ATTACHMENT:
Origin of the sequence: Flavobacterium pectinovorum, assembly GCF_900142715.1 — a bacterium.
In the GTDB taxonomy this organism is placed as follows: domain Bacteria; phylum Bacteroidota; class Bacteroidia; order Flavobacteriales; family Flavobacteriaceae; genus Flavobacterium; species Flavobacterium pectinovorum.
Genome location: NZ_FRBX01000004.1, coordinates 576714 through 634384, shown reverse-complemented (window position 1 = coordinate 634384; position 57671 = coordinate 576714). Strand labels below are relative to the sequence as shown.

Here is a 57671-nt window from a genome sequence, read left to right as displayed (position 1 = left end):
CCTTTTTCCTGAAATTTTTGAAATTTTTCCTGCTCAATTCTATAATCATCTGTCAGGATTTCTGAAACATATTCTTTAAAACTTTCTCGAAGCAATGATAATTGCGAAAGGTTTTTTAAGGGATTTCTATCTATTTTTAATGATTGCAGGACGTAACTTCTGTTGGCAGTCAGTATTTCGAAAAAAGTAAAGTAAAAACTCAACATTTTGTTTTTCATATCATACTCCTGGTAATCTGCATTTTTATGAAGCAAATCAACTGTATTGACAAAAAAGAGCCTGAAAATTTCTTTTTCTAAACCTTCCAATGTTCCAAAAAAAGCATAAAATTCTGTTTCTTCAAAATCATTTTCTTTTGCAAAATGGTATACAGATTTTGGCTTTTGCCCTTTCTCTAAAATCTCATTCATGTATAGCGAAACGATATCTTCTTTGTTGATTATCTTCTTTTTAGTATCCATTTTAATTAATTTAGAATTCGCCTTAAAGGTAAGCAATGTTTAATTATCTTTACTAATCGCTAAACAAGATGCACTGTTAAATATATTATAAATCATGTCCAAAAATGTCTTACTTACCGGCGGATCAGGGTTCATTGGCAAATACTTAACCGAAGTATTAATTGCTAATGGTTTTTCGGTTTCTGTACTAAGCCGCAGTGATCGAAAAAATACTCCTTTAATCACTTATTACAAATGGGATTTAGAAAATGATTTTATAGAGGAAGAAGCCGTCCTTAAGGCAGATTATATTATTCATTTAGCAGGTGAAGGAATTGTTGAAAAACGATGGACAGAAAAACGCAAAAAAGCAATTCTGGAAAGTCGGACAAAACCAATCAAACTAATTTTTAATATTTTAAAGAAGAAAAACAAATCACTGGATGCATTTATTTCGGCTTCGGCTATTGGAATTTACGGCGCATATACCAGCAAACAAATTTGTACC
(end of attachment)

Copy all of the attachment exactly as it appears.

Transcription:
Origin of the sequence: Flavobacterium pectinovorum, assembly GCF_900142715.1 — a bacterium.
In the GTDB taxonomy this organism is placed as follows: domain Bacteria; phylum Bacteroidota; class Bacteroidia; order Flavobacteriales; family Flavobacteriaceae; genus Flavobacterium; species Flavobacterium pectinovorum.
Genome location: NZ_FRBX01000004.1, coordinates 576714 through 634384, shown reverse-complemented (window position 1 = coordinate 634384; position 57671 = coordinate 576714). Strand labels below are relative to the sequence as shown.

Here is a 57671-nt window from a genome sequence, read left to right as displayed (position 1 = left end):
CCTTTTTCCTGAAATTTTTGAAATTTTTCCTGCTCAATTCTATAATCATCTGTCAGGATTTCTGAAACATATTCTTTAAAACTTTCTCGAAGCAATGATAATTGCGAAAGGTTTTTTAAGGGATTTCTATCTATTTTTAATGATTGCAGGACGTAACTTCTGTTGGCAGTCAGTATTTCGAAAAAAGTAAAGTAAAAACTCAACATTTTGTTTTTCATATCATACTCCTGGTAATCTGCATTTTTATGAAGCAAATCAACTGTATTGACAAAAAAGAGCCTGAAAATTTCTTTTTCTAAACCTTCCAATGTTCCAAAAAAAGCATAAAATTCTGTTTCTTCAAAATCATTTTCTTTTGCAAAATGGTATACAGATTTTGGCTTTTGCCCTTTCTCTAAAATCTCATTCATGTATAGCGAAACGATATCTTCTTTGTTGATTATCTTCTTTTTAGTATCCATTTTAATTAATTTAGAATTCGCCTTAAAGGTAAGCAATGTTTAATTATCTTTACTAATCGCTAAACAAGATGCACTGTTAAATATATTATAAATCATGTCCAAAAATGTCTTACTTACCGGCGGATCAGGGTTCATTGGCAAATACTTAACCGAAGTATTAATTGCTAATGGTTTTTCGGTTTCTGTACTAAGCCGCAGTGATCGAAAAAATACTCCTTTAATCACTTATTACAAATGGGATTTAGAAAATGATTTTATAGAGGAAGAAGCCGTCCTTAAGGCAGATTATATTATTCATTTAGCAGGTGAAGGAATTGTTGAAAAACGATGGACAGAAAAACGCAAAAAAGCAATTCTGGAAAGTCGGACAAAACCAATCAAACTAATTTTTAATATTTTAAAGAAGAAAAACAAATCACTGGATGCATTTATTTCGGCTTCGGCTATTGGAATTTACGGCGCATATACCAGCAAACAAATTTGTACC